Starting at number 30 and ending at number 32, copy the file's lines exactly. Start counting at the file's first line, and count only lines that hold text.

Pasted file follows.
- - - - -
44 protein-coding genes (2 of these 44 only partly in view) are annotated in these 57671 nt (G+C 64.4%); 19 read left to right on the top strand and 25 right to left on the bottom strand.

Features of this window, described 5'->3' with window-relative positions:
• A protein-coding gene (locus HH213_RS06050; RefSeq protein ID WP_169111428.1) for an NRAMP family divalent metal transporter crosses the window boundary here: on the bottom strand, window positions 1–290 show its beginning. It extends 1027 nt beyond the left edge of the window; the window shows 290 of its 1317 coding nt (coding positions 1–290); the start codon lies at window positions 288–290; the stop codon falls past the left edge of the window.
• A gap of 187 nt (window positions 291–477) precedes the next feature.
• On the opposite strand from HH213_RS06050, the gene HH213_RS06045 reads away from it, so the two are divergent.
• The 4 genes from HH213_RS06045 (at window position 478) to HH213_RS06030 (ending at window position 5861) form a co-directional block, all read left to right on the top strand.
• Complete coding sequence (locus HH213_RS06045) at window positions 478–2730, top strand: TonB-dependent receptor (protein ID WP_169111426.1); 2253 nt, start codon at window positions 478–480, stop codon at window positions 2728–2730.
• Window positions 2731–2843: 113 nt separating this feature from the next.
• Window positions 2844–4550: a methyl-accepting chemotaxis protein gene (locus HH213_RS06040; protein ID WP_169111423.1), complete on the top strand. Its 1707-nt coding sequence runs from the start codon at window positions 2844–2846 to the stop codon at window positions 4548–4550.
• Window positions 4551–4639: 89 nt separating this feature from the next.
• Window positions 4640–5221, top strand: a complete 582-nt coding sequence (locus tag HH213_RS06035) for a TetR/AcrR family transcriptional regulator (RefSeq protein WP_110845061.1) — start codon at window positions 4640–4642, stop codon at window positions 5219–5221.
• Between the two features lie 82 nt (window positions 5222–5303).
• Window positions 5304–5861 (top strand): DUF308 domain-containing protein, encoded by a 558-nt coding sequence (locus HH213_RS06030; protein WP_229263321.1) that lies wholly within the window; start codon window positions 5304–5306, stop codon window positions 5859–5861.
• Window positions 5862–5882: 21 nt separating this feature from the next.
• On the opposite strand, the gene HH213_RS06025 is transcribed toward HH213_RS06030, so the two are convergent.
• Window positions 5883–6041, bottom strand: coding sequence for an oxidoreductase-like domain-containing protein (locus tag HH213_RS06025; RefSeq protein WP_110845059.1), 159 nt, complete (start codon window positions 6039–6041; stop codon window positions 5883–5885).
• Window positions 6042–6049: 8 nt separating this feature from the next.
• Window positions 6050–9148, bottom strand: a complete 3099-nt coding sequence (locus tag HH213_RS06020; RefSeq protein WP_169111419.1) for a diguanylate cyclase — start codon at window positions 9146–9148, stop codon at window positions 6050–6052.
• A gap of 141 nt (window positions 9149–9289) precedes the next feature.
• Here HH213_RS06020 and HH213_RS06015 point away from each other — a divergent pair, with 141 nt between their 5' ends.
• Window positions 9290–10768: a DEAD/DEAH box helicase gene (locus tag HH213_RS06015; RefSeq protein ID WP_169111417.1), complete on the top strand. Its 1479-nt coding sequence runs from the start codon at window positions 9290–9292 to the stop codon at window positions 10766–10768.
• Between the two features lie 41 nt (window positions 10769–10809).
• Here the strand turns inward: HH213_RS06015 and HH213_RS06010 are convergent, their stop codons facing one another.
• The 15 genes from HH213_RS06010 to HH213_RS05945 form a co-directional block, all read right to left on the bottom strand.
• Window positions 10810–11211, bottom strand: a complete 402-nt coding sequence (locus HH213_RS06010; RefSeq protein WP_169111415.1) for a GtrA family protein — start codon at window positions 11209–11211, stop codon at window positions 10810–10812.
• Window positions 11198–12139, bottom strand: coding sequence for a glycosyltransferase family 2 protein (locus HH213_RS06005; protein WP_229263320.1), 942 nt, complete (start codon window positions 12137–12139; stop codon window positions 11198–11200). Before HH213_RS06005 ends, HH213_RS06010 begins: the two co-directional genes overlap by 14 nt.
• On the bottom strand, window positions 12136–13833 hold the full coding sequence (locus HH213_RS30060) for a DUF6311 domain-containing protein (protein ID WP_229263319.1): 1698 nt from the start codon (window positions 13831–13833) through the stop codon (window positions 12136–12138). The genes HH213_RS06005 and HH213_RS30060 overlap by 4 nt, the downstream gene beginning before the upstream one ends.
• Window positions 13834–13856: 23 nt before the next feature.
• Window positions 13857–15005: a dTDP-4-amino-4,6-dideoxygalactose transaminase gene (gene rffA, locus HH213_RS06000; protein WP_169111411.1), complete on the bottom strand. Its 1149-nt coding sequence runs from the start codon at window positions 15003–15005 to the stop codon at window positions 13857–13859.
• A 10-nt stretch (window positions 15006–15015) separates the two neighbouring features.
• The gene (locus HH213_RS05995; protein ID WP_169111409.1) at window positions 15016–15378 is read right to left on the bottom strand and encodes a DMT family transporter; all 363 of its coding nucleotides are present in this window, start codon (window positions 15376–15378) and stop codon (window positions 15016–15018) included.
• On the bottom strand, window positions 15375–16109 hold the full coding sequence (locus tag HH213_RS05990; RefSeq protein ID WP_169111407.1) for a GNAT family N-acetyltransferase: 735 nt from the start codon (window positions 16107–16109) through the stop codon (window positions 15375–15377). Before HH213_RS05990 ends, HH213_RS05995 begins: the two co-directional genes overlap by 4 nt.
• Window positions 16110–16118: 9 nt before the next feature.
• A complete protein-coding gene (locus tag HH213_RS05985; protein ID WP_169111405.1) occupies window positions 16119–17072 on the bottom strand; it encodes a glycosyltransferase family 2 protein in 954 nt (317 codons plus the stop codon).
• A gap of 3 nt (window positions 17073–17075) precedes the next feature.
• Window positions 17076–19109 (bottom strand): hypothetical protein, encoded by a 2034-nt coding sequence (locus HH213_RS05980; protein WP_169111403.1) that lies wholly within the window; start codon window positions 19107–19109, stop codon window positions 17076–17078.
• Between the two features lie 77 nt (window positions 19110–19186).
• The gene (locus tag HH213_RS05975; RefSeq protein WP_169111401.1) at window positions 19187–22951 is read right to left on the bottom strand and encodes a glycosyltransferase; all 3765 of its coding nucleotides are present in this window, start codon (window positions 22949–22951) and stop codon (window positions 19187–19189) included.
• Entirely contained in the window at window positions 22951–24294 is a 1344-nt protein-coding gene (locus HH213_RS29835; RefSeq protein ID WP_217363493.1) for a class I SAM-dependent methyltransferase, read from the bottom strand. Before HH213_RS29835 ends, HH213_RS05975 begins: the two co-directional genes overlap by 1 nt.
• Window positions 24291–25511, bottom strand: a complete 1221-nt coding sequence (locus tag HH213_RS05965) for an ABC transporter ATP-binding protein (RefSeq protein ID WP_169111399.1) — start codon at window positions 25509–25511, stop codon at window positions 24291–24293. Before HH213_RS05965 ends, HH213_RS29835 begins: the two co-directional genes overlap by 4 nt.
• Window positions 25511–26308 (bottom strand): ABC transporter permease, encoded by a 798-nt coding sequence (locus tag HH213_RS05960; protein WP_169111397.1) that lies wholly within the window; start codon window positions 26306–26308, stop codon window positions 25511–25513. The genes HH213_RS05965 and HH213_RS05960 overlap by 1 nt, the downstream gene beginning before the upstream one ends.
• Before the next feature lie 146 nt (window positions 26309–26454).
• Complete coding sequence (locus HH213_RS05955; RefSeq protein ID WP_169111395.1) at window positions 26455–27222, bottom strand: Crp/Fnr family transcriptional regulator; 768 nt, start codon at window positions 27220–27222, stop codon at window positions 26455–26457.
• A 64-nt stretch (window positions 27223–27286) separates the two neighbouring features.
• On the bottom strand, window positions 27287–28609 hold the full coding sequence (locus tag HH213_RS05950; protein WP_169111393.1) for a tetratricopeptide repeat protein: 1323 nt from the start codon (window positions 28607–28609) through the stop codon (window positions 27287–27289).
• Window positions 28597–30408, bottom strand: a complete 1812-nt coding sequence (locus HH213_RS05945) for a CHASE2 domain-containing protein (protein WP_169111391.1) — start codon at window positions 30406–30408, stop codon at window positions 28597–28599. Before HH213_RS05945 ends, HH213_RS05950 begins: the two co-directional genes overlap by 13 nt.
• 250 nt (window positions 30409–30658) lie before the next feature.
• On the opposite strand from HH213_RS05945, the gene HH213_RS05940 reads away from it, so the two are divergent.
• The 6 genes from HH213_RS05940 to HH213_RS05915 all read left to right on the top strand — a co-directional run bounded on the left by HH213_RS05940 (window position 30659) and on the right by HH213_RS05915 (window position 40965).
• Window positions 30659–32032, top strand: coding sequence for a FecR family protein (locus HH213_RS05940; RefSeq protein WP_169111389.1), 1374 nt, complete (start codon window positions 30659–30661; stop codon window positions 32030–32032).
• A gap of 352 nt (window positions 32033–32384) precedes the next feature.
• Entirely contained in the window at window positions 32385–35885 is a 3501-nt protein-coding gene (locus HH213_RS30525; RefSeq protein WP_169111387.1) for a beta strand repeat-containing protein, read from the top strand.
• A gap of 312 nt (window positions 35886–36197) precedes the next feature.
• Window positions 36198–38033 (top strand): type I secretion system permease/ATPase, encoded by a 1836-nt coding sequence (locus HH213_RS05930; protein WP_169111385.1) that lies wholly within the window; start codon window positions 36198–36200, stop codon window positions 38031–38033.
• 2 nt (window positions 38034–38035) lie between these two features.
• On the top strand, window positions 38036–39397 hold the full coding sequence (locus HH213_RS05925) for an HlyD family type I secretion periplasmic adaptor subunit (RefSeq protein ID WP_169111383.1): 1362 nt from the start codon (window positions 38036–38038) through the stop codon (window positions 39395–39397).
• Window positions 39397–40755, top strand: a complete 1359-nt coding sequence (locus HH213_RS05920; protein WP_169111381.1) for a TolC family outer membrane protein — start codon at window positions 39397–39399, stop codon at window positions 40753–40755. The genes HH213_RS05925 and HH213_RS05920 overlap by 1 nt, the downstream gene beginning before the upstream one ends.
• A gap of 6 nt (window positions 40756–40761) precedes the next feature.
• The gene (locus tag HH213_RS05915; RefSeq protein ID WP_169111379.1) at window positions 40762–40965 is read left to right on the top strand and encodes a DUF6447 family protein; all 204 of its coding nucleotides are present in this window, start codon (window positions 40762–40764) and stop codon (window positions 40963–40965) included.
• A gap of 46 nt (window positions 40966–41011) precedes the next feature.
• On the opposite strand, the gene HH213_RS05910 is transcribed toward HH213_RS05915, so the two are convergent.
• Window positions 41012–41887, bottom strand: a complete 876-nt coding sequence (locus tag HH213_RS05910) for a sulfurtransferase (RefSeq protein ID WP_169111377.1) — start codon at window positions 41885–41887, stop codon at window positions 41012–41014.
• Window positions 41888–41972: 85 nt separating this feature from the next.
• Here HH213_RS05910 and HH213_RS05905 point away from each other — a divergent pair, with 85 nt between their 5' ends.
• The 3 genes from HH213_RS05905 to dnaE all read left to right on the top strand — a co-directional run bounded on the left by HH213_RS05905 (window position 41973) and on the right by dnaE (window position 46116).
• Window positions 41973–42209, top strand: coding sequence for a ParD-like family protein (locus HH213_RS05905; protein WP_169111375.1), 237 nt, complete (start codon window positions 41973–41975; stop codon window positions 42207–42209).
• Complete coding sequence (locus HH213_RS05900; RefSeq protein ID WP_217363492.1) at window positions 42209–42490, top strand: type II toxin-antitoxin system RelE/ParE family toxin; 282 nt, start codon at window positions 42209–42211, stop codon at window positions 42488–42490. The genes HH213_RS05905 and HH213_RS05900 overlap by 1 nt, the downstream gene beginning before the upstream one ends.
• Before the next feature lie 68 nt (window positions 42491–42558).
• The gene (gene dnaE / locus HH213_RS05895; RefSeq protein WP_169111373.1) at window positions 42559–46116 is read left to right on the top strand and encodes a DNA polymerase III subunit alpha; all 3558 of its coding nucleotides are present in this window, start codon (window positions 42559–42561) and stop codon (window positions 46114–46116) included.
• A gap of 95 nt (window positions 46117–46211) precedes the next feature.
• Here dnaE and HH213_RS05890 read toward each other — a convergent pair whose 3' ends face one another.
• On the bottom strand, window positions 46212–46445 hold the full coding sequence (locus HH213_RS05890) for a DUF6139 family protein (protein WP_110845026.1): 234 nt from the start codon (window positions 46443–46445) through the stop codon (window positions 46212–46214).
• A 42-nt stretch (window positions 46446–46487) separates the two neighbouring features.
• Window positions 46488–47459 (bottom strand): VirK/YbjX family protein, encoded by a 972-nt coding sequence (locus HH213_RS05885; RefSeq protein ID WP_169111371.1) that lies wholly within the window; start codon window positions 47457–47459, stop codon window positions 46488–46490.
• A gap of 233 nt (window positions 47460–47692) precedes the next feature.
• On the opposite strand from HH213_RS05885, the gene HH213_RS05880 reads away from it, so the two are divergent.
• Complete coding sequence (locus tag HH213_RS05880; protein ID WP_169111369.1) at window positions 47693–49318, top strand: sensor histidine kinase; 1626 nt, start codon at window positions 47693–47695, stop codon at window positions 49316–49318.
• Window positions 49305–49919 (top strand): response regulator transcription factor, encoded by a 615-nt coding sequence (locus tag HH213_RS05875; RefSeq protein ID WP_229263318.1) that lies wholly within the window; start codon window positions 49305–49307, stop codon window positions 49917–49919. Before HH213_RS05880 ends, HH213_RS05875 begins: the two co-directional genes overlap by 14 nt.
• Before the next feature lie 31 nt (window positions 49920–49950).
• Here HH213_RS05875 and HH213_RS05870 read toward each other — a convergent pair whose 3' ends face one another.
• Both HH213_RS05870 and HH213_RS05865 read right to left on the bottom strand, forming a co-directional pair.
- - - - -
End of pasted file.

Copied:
• A 10-nt stretch (window positions 15006–15015) separates the two neighbouring features.
• The gene (locus HH213_RS05995; protein ID WP_169111409.1) at window positions 15016–15378 is read right to left on the bottom strand and encodes a DMT family transporter; all 363 of its coding nucleotides are present in this window, start codon (window positions 15376–15378) and stop codon (window positions 15016–15018) included.
• On the bottom strand, window positions 15375–16109 hold the full coding sequence (locus tag HH213_RS05990; RefSeq protein ID WP_169111407.1) for a GNAT family N-acetyltransferase: 735 nt from the start codon (window positions 16107–16109) through the stop codon (window positions 15375–15377). Before HH213_RS05990 ends, HH213_RS05995 begins: the two co-directional genes overlap by 4 nt.